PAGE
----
The minority rejected this approach and held that in order for there to be liability in tort for damages, there must be a net contractual loss. Here, the council's negligent land information memoranda caused Altimarloch to enter into a contract that entitled it to a property worth less than what it had paid. As the contract had been entered into, the court then had to decide what, if any, loss Altimarloch suffered from entering into the contract. The minority found that it was only to the extent that Altimarloch was left with a shortfall of damages for breach of contract that it could be said that the council's negligence had caused the purchaser loss.
The next question was whether the council was required to contribute towards the Moorhouses' damages for breach of contract. A different majority of the court rejected this argument, holding that the council and the Moorhouses had not committed acts of the same nature, and that a tortfeasor cannot be liable to contribute to a loss for which it has no liability to the plaintiff. The dissenting judges held that this was too technical an approach – the liability arose because each party misrepresented to the purchaser the extent of water rights associated with the land which became the subject of the contract, whether in contract or in tort.
The final question for the court to determine was the appropriate measure of damages under the Contractual Remedies Act. A majority held that the Moorhouses should be liable for a performance measure of damages. All of the judges accepted that a performance measure of damages was unusual and should not normally be applied, but the majority held that it was not unreasonable to require the Moorhouses to pay the cost of cure. This meant paying damages of NZ$1.055 million in respect of a property valued at NZ$2.55 million and for which Altimarloch paid NZ$2.675 million. The majority held that in this case, the loss of value measure (which would amount to NZ$125,000) would be inadequate, because Altimarloch could not sell the land and establish another vineyard elsewhere for the equivalent price (because land values had increased materially during the relevant period). In short, Altimarloch would be worse off because of the Moorhouses' breach of contract. The court also appears to have been influenced by the fact that Altimarloch was an innocent party and the delay which increased the cost of the claim was not attributable to the purchaser, but rather to the Moorhouses and third parties, who ran the risk that the amount of damages could increase when they disputed Altimarloch's claim.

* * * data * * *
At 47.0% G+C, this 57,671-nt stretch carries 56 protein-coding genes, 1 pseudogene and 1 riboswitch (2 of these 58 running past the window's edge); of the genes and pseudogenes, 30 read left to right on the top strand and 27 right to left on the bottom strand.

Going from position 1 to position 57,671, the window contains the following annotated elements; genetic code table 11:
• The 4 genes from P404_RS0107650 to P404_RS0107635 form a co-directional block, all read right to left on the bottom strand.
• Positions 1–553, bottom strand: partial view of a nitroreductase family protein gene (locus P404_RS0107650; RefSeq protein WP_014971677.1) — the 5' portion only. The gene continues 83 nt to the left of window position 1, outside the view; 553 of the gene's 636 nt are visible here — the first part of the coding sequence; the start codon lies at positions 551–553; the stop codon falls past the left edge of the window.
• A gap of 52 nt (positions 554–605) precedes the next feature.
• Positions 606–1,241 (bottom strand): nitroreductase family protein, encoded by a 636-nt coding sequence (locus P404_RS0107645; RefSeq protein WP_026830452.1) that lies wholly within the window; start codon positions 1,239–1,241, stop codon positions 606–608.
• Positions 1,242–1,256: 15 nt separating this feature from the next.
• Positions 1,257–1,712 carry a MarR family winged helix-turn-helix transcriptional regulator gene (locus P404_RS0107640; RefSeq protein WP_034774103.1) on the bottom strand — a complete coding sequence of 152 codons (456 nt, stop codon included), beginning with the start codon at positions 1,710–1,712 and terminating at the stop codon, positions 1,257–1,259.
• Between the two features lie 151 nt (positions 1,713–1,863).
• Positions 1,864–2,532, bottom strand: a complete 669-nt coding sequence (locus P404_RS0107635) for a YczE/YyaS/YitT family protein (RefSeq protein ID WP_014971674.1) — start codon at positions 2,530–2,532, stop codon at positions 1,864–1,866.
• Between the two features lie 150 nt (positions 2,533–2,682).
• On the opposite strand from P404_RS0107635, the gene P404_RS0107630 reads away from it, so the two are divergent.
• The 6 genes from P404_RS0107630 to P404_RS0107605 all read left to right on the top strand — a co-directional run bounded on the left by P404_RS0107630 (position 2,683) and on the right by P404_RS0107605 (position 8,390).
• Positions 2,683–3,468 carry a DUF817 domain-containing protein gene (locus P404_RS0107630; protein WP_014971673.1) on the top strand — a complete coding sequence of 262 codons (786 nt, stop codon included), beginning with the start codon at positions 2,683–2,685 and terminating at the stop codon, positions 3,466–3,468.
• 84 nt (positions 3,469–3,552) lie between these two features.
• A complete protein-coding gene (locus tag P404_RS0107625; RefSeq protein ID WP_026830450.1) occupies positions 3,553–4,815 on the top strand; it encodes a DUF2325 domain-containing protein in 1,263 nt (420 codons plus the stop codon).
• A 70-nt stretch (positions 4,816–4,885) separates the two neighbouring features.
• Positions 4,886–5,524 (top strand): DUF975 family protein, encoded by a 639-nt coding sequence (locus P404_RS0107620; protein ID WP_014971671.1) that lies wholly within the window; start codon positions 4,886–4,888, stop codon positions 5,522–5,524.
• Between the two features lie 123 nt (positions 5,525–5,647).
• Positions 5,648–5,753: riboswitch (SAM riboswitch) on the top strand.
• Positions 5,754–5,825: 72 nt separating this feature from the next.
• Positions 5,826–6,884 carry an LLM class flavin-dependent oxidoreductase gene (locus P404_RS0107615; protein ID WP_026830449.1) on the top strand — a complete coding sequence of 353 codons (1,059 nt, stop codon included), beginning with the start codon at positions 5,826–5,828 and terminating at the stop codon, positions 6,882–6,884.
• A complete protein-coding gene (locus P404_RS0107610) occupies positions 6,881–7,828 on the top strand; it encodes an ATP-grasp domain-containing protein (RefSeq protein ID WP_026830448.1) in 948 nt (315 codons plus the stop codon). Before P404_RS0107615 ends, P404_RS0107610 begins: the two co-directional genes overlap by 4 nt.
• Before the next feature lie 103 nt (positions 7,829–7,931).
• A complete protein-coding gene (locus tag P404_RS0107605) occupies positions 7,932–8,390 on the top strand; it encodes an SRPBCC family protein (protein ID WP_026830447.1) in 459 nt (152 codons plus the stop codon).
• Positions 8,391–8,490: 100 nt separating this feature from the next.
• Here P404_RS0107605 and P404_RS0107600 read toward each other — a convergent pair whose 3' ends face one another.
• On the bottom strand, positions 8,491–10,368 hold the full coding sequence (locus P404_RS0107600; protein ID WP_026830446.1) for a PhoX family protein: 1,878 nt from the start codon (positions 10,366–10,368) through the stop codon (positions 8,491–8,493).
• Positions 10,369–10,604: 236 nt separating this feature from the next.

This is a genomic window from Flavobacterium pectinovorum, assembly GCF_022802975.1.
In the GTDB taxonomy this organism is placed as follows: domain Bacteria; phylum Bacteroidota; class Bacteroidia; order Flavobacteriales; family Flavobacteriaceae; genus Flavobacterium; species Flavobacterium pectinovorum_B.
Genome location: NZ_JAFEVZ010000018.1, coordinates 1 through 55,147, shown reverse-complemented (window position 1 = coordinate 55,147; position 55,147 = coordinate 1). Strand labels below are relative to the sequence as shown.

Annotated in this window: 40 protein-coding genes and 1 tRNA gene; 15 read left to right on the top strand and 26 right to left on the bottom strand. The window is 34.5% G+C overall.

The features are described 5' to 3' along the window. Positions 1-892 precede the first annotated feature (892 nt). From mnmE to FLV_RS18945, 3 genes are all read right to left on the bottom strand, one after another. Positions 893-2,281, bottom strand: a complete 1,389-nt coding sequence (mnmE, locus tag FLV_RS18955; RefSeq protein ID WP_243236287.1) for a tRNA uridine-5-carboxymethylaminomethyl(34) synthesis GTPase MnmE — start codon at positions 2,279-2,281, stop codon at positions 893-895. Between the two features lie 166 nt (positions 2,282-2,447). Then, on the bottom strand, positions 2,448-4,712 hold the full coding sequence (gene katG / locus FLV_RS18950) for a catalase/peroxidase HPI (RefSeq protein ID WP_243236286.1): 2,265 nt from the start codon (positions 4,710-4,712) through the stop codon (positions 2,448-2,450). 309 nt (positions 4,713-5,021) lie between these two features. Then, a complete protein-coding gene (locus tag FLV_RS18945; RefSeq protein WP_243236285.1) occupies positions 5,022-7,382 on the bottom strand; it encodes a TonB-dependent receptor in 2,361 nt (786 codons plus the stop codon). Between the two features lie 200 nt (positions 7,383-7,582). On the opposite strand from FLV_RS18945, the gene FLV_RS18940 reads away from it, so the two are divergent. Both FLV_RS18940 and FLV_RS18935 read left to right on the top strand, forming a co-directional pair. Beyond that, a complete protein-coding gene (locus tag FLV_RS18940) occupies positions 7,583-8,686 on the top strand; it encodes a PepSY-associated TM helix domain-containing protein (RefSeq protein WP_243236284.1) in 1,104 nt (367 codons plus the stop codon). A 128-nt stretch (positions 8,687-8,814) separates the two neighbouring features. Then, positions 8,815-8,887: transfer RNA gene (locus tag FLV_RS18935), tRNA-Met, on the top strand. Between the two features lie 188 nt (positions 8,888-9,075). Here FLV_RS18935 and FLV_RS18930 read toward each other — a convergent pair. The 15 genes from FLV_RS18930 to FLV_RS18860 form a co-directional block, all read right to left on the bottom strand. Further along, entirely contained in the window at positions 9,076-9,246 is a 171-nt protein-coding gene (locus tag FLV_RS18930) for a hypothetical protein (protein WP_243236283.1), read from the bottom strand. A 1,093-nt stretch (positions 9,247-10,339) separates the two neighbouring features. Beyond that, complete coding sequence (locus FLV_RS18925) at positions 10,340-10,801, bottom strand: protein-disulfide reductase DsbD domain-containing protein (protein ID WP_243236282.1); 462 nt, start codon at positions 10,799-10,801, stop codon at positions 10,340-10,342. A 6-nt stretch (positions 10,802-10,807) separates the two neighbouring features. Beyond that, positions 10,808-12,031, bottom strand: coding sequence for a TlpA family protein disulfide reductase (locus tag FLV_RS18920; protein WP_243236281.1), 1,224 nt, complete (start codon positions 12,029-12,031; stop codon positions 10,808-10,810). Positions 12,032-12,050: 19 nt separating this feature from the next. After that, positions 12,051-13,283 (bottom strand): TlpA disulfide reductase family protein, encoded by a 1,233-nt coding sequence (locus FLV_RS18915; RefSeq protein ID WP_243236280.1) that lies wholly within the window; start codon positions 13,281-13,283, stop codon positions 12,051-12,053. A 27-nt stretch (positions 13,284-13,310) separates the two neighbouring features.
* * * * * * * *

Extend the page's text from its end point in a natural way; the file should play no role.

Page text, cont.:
The Supreme Court's decision in Altimarloch shows that New Zealand courts will not readily excuse parties whose negligence induces entry into a contract, even a public body such as a district council. The court's findings on contribution identify a need for a legislative cure. Finally, a plaintiff that sues in contract may receive more than the ordinary loss of value measure – the difference between the two measures of damage in this case being NZ$930,000. The Supreme Court might have considered that an award of a performance measure of damages would be rare, but the reality is that the facts of Altimarloch (innocent misrepresentation followed by delay caused by litigation) are not particularly unusual, especially in sale contracts.
For further information on this topic please contact Allison Ferguson or Janna McGuigan at Wilson Harle by telephone (+64 9 915 5700), fax (+64 9 915 5701) or email (email@example.com or firstname.lastname@example.org).